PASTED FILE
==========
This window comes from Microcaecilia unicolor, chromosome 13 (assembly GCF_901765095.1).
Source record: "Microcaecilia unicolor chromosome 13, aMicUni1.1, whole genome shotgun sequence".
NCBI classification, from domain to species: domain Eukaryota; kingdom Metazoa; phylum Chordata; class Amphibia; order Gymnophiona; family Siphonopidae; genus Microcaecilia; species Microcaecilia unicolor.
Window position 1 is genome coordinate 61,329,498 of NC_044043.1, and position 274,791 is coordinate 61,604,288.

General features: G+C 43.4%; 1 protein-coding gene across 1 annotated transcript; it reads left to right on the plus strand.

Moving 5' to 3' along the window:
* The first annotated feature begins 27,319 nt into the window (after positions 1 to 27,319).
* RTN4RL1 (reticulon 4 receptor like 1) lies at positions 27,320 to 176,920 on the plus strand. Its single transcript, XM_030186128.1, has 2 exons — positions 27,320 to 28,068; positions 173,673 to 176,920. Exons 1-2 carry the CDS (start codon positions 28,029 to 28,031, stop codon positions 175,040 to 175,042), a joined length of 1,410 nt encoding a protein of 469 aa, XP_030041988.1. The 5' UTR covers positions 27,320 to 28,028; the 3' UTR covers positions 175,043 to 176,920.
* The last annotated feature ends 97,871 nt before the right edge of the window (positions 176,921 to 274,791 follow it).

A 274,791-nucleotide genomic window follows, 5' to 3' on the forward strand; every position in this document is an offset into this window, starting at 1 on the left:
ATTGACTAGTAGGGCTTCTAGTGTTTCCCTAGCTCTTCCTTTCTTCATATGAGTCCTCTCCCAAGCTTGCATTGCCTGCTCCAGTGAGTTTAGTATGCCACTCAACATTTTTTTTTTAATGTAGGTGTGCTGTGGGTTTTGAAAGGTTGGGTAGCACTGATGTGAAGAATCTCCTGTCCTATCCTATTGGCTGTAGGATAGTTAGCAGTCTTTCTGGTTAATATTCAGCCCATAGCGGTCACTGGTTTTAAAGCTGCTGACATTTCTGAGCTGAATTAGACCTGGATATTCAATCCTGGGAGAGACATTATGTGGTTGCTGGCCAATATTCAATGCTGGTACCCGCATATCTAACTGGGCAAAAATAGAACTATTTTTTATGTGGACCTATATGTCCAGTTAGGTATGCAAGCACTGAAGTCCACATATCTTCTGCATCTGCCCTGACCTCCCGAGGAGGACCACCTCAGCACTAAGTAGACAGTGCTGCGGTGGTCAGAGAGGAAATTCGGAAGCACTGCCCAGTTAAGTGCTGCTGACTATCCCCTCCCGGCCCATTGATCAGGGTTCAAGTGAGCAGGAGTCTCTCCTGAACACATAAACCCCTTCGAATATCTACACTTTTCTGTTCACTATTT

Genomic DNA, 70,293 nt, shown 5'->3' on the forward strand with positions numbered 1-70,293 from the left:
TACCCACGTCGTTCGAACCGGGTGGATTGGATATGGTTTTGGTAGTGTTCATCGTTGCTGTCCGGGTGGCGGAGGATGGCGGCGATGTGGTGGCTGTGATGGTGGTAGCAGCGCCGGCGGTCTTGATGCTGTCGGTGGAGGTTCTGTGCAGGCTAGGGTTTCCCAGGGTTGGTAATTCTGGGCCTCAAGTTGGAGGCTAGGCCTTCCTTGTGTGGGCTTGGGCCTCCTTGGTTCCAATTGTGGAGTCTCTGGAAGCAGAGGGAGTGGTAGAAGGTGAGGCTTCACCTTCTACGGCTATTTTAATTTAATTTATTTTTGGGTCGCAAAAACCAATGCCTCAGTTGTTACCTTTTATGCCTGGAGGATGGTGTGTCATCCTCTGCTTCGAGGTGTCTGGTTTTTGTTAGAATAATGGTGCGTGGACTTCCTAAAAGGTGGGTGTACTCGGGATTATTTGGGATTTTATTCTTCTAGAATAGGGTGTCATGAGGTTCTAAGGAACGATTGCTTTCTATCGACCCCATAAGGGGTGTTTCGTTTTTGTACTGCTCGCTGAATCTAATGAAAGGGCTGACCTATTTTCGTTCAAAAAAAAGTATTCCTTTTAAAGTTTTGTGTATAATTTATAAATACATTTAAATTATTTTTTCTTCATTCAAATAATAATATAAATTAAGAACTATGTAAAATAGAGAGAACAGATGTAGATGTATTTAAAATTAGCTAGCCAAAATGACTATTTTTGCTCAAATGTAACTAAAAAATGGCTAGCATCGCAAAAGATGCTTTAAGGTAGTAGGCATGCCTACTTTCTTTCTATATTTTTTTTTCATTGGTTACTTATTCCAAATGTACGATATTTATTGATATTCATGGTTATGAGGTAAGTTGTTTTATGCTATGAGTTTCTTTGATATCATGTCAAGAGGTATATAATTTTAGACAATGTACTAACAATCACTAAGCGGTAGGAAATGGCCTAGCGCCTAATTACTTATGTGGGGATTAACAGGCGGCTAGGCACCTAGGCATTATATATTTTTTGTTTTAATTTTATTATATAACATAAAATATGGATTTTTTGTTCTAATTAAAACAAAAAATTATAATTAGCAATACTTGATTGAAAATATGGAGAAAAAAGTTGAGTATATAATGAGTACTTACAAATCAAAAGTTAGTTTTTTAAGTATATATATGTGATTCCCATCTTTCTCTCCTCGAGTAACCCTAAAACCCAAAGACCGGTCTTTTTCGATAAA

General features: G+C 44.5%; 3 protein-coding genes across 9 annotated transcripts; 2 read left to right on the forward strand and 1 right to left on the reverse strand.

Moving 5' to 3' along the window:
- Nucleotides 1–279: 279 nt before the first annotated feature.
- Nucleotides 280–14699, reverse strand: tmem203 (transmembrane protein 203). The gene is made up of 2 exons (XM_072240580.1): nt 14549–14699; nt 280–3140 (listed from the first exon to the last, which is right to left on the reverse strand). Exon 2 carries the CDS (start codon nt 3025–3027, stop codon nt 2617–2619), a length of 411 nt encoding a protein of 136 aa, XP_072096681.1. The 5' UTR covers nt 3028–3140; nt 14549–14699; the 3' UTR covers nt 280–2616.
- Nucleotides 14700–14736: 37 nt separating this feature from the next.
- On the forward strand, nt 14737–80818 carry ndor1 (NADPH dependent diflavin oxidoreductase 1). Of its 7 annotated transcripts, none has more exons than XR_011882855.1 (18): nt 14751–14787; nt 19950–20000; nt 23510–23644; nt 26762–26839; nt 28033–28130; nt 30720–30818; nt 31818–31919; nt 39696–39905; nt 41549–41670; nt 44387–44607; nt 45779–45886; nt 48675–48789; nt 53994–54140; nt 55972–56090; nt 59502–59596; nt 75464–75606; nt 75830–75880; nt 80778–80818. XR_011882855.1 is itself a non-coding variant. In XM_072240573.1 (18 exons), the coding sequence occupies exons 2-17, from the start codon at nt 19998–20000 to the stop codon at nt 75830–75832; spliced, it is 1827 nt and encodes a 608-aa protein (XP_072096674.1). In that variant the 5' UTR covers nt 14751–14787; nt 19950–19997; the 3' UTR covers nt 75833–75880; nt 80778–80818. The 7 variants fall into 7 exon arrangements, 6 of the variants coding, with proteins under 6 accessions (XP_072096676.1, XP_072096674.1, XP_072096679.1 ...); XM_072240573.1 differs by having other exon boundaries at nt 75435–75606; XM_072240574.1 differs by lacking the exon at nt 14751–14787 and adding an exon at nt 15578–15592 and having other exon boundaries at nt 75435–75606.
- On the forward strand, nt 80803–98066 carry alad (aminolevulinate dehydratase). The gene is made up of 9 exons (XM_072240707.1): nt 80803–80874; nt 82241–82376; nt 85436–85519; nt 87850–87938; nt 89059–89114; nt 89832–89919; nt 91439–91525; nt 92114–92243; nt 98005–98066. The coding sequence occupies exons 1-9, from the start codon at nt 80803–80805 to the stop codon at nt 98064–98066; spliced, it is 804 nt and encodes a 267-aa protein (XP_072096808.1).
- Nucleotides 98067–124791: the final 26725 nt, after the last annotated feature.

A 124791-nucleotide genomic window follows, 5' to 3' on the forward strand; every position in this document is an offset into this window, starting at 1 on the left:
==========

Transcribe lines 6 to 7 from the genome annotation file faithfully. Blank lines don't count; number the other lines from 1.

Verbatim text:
Moving 5' to 3' along the window:
* The first annotated feature begins 27,319 nt into the window (after positions 1 to 27,319).